It would become a cultural icon in the decade that followed – featured in songs, TV shows and movies. It was distinctly American – and even today, some of the motels tout, in addition to their color cable TV and Internet connections, their American-ness.

The Tucumcari Inn, for example boasts that it is “American-owned”, but right next door, the sign at The Historic Route 66 Motel — as if casting aspersions on whether its neighbor is true-blue American — reads “Genuine American.” (Apparently, genuine American-ness, is worth an extra $2 a night)

The beginning of what many thought might be the end for Route 66 came in 1956 when President Dwight Eisenhower signed the Interstate Highway Act. Interstate 40 offered a speedier alternative, one in which motorists wouldn’t need to go through or slow down for towns like Tucumcari.

Instead they could avoid places of character and, eventually, fulfill their needs at lookalike, chain motels and restaurants conveniently located at the exits.

Despite the opposition of business and civic leaders in many of the bypassed towns, I-40 stretched on absorbing some parts of Route 66, sidestepping others.

In 1963, the New Mexico Legislature enacted legislation that banned the construction of interstate bypasses around cities by local request – but that didn’t fly. The federal government threatened to withhold federal highway funds. Instead some towns, Tucumcari included, worked out agreements with the federal government, in hopes that the new Interstate would at least come close to their businesses.

By the late 1960s, most of the rural sections of US 66 had been replaced by I-40 across New Mexico, and in 1981 the section bypassing Tucumcari was completed.

Route 66 would be “decommisioned” in 1985 when the federal government decided it was no longer “relevant” – given the presence of the Interstate Highway System.

Since then, there have been many efforts to preserve Route 66, and the businesses along it. In 1999 the National Route 66 Preservation Bill was signed by President Clinton, which provided $10 million in grants for preserving and restoring its historic features.

But the economic downturn has made the struggle to survive along Route 66 even more intense. Two years ago, the World Monuments Funded placed Route 66 on its list of 100 Most Endangered Sites.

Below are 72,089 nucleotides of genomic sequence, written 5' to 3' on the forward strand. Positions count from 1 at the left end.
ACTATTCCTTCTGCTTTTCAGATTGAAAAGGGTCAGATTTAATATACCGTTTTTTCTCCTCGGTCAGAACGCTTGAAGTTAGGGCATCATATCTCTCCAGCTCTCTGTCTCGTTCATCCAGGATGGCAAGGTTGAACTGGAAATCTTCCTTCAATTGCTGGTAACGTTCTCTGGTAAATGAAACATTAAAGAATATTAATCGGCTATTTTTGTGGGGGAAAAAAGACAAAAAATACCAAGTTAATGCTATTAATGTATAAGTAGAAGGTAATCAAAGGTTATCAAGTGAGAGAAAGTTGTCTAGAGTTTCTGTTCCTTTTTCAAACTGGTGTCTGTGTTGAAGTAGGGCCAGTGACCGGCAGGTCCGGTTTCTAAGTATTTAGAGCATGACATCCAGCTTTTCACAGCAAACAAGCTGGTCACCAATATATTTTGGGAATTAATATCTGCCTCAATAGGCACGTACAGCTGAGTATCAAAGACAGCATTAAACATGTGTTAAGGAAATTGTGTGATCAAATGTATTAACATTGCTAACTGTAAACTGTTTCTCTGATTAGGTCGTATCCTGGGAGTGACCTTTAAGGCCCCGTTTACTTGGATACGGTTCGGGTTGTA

Today, Tucumcari, whose billboards attempt to lure travelers off the Interstate and into town — “Tucumcari Tonight,” they urge — has fewer motels, fewer restaurants. It’s down to one bar, and the signs of struggle are apparent in boarded up buildings, bargain rates and beckoning neon.

Some of it, like hope, flickers at times, but it still shines bright. Long may it do so.

(Photos by John Woestendiek)

(To read all of “Dog’s Country,” from the beginning, click here.)

Santa Fe’s dog-friendly eateries

Santa Fe is big on rules and restrictions.

It’s also big on dogs.

And, in more than a few cases, dogs have won out.

During our time in Santa Fe, we visited three dog-friendly restaurants (at least one, bird-friendly, too) — where dogs are permitted on leashes in the outdoor dining areas.

We stopped by one more that’s listed as dog-friendly on numerous websites — Bobcat Bites — but they’ve apparently stopped allowing dogs, after a customer either got bitten, or almost got bitten. This isn’t an inclusive list (feel free to add your dog-friendly Santa Fe restaurant to this post through a comment), it’s just where we went.

For starters, we tried Louie’s Corner Cafe, which was our favorite — partly because of the build your own omelette, which has very little to do with dogs, or, in this case, dogs with it. It was too good to share (though Ace did get some toast.) 

The waitress was quick to bring Ace a bowl of fresh water, and the umbrellas over the tables supplied much in needed shade, which in Ace’s view, is the second best thing to dropped food.

The Atomic Grill has limited dog friendly seating and, interestingly, only one table at which one can both be accompanied by their dog and drink an alcoholic beverage. I opted for that one, as the other two were kind of on the entrance path and I worried about Ace — given his size — blocking the view of patrons. While there’s a full patio, the part with a roof isn’t open to dogs because of some silly rule, my waitress said. The food (I opted for fish tacos) was great, and the waitress adored my dog, which is always worth some extra tippage. I had to answer the “What Kind of Dog is That?” question about ten times during my meal, but I didn’t mind.

Our final dog-friendly stop was Counter Culture, which has a spacious and shaded outdoor dining area with trees, and birds everywhere. It’s more off the beaten path than the other two restaurants — not right downtown, which, in many ways (given parking and traffic) is a plus.The only inconvenience there is that you have to go inside and order first. Fortunately, Ace is well-behaved enough to stay, and, just in case, anchoring his leash to the iron chair was easily accomplished